'A hybrid of Big Tech and big medicine': Truveta’s plan to make health AI that actually works
Former Microsoft executive Terry Myerson's new health data venture aims to apply big data to patient care with "an alliance of health systems."
If health AI were a patient at a hospital, its chart up to this point wouldn't look too promising.
Its symptoms are long-standing and chronic: a lack of interoperability, a dearth of equitable data sets and a difficult-to-navigate relationship with patient privacy. And the specialists that have taken a crack at treating it — Big Tech, insurance giants, AI and cloud companies — have largely come up short with patient-care tools that have broad utility across the medical field.
But Terry Myerson, the CEO of the newly-announced collaborative health data venture Truveta, said he believes the prognosis could be starting to turn the corner.
The former head of Windows at Microsoft, Myerson has assembled a team meshing Silicon Valley talent and health care expertise that, from the get-go, is approaching health data from a unique angle. Like its funding, Truveta's data will be sourced from 14 health care systems that span the country and account for tens of millions of patients.
With the scale and diversity of the data, along with buy-in from providers, Myerson sees Truveta as being in a unique position to use AI to structure the data and build a database that has clinical and research value, all while protecting the privacy of patients by relying on the ethics and governance procedures already built into the health networks' policies.
"The most important thing to all the health systems that are in this really has come down to governance," Myerson said. "This is their patient's data. They don't want this to be used for marketing drugs to sell the wrong drug to the wrong patient."
In an interview with Protocol, Myerson explained Truveta's new approach to data collection and analysis in medicine, how his company addresses algorithmic bias, how they're protecting privacy in the data and creating "an alliance of health systems."
This interview has been edited and condensed for clarity.
You've already managed a feat in bringing together 14 somewhat unlikely partners with Truveta. How did the company come to be?
How far back do you want to go? I was pre-med in college, but then fell in love with computers and ended up pursuing a career that was in computer software. In 1994, I remember I was actually working in the Washington, D.C. area, working with the National Institutes of Health on scientific visualization. I got exposure to the internet for the first time, fell in love, started a company to do internet work and then in 1997, Microsoft acquired that company. I thought I was going to stay a couple of weeks, but ended up staying 21 and a half years. When I left in 2018, I joined a local venture capital firm named Madrona Venture Group, which gave me the opportunity to really rekindle this interest and became absolutely fascinated in the intersection of data sciences and life sciences.
I saw just so much opportunity for innovation to bring computing and bring big data techniques to everything: to discovery of new biomarkers, the design of proteins, the diagnosis of diseases, reading X-rays. But there was this common trend in all of this big data work — nobody really had access to good data.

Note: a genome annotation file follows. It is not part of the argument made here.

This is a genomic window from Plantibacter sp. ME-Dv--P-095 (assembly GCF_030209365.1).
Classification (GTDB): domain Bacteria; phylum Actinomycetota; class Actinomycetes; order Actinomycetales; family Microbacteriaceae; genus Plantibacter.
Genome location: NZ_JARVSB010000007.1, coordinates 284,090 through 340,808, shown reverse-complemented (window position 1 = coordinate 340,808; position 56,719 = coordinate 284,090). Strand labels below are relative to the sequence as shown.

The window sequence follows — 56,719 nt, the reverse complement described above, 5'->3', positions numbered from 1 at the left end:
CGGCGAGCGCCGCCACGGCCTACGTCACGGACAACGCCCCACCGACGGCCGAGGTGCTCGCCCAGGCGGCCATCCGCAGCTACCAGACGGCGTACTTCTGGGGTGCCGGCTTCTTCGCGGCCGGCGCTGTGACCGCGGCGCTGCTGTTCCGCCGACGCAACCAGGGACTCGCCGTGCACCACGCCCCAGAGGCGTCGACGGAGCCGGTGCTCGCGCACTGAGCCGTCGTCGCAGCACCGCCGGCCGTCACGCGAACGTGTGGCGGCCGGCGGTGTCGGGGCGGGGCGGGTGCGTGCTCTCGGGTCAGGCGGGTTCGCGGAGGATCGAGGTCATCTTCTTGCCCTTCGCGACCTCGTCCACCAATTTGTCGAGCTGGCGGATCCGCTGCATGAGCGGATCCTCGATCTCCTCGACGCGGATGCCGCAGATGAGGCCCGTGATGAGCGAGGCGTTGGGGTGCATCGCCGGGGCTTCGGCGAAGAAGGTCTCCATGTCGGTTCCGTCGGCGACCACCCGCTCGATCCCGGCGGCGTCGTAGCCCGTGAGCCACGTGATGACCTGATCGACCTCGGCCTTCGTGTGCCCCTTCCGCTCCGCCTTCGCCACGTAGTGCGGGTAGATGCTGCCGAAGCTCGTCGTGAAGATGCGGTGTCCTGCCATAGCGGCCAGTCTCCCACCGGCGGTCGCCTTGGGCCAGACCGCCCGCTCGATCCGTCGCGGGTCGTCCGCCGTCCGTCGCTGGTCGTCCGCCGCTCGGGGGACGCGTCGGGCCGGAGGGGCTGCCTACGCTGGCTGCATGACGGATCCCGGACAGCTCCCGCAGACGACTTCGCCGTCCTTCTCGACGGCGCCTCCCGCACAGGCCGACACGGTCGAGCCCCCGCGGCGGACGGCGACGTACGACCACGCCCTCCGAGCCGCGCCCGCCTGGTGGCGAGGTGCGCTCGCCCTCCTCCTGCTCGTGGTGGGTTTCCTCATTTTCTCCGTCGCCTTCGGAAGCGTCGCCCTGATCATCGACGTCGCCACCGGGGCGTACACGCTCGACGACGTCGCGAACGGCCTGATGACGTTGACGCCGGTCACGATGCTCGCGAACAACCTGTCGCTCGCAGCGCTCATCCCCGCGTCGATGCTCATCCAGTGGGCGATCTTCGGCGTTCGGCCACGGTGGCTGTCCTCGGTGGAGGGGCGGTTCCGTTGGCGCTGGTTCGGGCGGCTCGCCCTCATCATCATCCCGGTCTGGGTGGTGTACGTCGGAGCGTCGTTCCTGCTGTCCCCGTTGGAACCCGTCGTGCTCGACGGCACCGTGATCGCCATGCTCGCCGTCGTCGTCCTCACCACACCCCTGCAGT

How did the pandemic play into it?
One of my old colleagues from Microsoft had become the chief information officer at Providence [one of the health systems working with Truveta] and said, "Hey Terry, I know you're super interested in this space. There's this little virus floating around. Why don't you come down and help us out and be part of the virtual team?" It was eye-opening to me. I saw that they were not able to ask and answer some really fundamental questions: Who should be intubated? How long should they be intubated for? The questions just went on and on, and the data was just not organized in a way for them to ask and answer those super important questions.
I watched health systems working so hard to provide data to regulatory authorities to create all these dashboards. Every city, state, county, federal agency, everyone was now creating a [coronavirus] dashboard, and they were all competing for the coolest controls and needing new data sets to come out for these. And there was this question for me. We've got all of these great COVID dashboards. My dad died of Crohn's disease, colon cancer; where's the dashboard on that? I had ACL surgery; where's the dashboard on that? My wife's best friend just had breast cancer; where's the dashboard on that? And the answer was, well, there isn't one.
That's when I learned about this project called Truveta, which the Providence team had actually written white papers on back in 2018 [saying] we need to build a national data alliance of health systems. We need to put our data together so we can learn about it at scale and govern the ethics of this data so that it's all used for the benefits of patients. And I'm like, "This is a really good idea. We should make this thing real."
You're talking about a ton of data, some of it surely structured better than others. What does the process of getting it to something workable in a clinical or research environment entail from a data science perspective?
We're actually quite fortunate. The academic community has done some amazing work to structure and model human health. It's not used in the production [electronic health record] systems today, but if you look at SNOMED or LOINC or RxNorm, just three very common ontologies you find broadly used in academia, there's some really great work out there to build a model for health concepts. And we're going to build off that amazing work.